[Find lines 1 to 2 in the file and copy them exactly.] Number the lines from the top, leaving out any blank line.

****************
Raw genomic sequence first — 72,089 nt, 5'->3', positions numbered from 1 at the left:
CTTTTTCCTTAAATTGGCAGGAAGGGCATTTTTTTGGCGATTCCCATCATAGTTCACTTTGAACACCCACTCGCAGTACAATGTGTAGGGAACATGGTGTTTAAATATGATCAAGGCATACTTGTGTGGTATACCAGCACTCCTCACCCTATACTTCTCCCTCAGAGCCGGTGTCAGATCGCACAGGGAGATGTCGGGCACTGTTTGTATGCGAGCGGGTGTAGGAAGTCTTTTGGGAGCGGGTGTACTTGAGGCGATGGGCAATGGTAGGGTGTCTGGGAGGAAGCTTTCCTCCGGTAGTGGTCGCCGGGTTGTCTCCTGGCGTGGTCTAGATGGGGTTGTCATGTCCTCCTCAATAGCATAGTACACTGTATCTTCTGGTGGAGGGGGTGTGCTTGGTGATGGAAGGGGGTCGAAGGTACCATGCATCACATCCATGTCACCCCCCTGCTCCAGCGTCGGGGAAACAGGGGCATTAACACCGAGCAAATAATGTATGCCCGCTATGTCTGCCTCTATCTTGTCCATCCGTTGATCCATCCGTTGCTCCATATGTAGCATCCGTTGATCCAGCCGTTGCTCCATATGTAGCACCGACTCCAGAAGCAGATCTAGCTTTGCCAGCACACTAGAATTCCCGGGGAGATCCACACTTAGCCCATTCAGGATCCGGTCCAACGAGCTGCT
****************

Raw genomic sequence first — 72,089 nt, 5'->3', positions numbered from 1 at the left:
CTTTTTCCTTAAATTGGCAGGAAGGGCATTTTTTTGGCGATTCCCATCATAGTTCACTTTGAACACCCACTCGCAGTACAATGTGTAGGGAACATGGTGTTTAAATATGATCAAGGCATACTTGTGTGGTATACCAGCACTCCTCACCCTATACTTCTCCCTCAGAGCCGGTGTCAGATCGCACAGGGAGATGTCGGGCACTGTTTGTATGCGAGCGGGTGTAGGAAGTCTTTTGGGAGCGGGTGTACTTGAGGCGATGGGCAATGGTAGGGTGTCTGGGAGGAAGCTTTCCTCCGGTAGTGGTCGCCGGGTTGTCTCCTGGCGTGGTCTAGATGGGGTTGTCATGTCCTCCTCAATAGCATAGTACACTGTATCTTCTGGTGGAGGGGGTGTGCTTGGTGATGGAAGGGGGTCGAAGGTACCATGCATCACATCCATGTCACCCCCCTGCTCCAGCGTCGGGGAAACAGGGGCATTAACACCGAGCAAATAATGTATGCCCGCTATGTCTGCCTCTATCTTGTCCATCCGTTGATCCATCCGTTGCTCCATATGTAGCATCCGTTGATCCAGCCGTTGCTCCATATGTAGCACCGACTCCAGAAGCAGATCTAGCTTTGCCAGCACACTAGAATTCCCGGGGAGATCCACACTTAGCCCATTCAGGATCCGGTCCAACGAGCTGCT